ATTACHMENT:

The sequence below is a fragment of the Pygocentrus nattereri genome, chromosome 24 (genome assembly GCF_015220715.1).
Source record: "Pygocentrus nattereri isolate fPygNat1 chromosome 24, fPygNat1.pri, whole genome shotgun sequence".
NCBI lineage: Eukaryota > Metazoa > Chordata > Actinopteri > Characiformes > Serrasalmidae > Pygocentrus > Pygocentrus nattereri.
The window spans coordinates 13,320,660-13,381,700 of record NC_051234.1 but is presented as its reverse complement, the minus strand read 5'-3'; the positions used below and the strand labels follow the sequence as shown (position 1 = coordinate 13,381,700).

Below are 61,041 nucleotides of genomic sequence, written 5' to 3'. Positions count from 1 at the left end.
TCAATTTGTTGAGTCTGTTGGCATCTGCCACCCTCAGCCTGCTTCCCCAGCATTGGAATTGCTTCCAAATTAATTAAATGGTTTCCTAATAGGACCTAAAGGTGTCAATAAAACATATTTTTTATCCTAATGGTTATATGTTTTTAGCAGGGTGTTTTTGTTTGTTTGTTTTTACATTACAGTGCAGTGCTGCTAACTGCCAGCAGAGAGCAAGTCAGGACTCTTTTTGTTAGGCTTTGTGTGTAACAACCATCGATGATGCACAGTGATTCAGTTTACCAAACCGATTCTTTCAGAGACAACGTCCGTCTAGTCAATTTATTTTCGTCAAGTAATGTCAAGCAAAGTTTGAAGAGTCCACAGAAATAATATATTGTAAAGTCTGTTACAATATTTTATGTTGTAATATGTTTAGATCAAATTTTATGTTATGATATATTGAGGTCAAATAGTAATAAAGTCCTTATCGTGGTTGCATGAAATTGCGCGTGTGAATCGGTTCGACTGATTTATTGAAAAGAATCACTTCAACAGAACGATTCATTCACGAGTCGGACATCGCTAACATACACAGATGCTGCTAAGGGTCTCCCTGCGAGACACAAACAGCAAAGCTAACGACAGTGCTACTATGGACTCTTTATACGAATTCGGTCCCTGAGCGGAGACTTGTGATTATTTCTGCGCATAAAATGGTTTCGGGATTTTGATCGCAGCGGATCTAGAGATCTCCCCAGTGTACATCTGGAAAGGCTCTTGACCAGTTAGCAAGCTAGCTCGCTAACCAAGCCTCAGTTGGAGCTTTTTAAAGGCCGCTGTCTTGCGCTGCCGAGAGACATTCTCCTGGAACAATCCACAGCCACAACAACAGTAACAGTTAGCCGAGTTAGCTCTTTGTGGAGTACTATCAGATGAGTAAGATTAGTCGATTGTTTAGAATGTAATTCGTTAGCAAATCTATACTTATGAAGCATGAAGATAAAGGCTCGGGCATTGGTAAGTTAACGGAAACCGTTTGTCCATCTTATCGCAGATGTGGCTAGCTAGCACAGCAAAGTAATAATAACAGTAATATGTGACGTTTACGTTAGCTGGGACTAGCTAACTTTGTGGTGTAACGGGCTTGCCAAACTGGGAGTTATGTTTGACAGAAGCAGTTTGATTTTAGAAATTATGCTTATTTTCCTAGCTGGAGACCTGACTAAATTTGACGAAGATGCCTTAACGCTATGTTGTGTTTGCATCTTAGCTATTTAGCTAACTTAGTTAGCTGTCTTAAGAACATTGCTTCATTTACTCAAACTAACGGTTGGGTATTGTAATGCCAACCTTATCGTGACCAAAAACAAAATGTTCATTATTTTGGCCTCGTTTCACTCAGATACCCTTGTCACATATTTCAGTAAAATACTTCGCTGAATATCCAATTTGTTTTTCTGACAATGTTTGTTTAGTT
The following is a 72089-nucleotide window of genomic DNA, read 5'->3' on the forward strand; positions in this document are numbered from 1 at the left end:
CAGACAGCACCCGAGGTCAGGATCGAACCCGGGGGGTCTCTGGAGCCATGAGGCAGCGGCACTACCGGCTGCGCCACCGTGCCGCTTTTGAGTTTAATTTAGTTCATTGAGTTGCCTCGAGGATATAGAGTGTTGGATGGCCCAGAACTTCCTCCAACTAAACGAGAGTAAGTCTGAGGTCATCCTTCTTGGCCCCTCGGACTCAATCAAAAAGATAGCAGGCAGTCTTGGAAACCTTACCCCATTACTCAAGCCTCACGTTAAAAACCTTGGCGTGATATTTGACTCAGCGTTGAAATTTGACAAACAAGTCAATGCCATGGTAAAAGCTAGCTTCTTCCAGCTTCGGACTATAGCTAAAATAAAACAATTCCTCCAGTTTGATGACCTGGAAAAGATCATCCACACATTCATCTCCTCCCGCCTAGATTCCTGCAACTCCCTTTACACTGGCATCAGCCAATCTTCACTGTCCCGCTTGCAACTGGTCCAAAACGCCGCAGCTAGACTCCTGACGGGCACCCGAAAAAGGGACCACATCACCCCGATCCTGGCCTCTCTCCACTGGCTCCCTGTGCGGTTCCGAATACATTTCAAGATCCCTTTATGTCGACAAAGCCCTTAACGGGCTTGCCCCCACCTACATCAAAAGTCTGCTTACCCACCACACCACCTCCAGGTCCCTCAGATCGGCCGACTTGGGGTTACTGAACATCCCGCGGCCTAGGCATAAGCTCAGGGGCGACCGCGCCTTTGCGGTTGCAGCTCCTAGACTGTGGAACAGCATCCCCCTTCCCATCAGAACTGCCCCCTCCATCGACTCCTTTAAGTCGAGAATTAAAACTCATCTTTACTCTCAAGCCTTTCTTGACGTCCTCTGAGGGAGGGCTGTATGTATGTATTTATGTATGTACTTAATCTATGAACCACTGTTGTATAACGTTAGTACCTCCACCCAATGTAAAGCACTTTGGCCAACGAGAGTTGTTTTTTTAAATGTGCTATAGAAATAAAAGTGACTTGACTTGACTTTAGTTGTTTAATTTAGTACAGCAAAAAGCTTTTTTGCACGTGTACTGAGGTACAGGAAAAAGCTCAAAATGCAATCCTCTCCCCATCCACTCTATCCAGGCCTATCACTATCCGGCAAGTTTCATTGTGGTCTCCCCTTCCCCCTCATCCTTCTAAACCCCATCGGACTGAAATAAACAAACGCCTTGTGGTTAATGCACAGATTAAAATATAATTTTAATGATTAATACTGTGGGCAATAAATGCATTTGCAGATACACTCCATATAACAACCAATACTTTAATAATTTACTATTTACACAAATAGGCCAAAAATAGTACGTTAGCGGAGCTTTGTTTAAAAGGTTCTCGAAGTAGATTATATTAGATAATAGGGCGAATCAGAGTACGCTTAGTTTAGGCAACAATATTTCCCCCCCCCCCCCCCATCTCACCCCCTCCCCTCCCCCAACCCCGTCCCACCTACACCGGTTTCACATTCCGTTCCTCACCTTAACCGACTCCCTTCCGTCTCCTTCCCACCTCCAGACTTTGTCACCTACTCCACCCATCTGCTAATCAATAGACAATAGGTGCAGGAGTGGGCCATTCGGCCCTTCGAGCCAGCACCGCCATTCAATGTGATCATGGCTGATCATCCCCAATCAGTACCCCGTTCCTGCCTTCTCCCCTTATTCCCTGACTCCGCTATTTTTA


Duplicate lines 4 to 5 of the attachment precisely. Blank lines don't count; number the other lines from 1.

The window spans coordinates 13,320,660-13,381,700 of record NC_051234.1 but is presented as its reverse complement, the minus strand read 5'-3'; the positions used below and the strand labels follow the sequence as shown (position 1 = coordinate 13,381,700).

Below are 61,041 nucleotides of genomic sequence, written 5' to 3'. Positions count from 1 at the left end.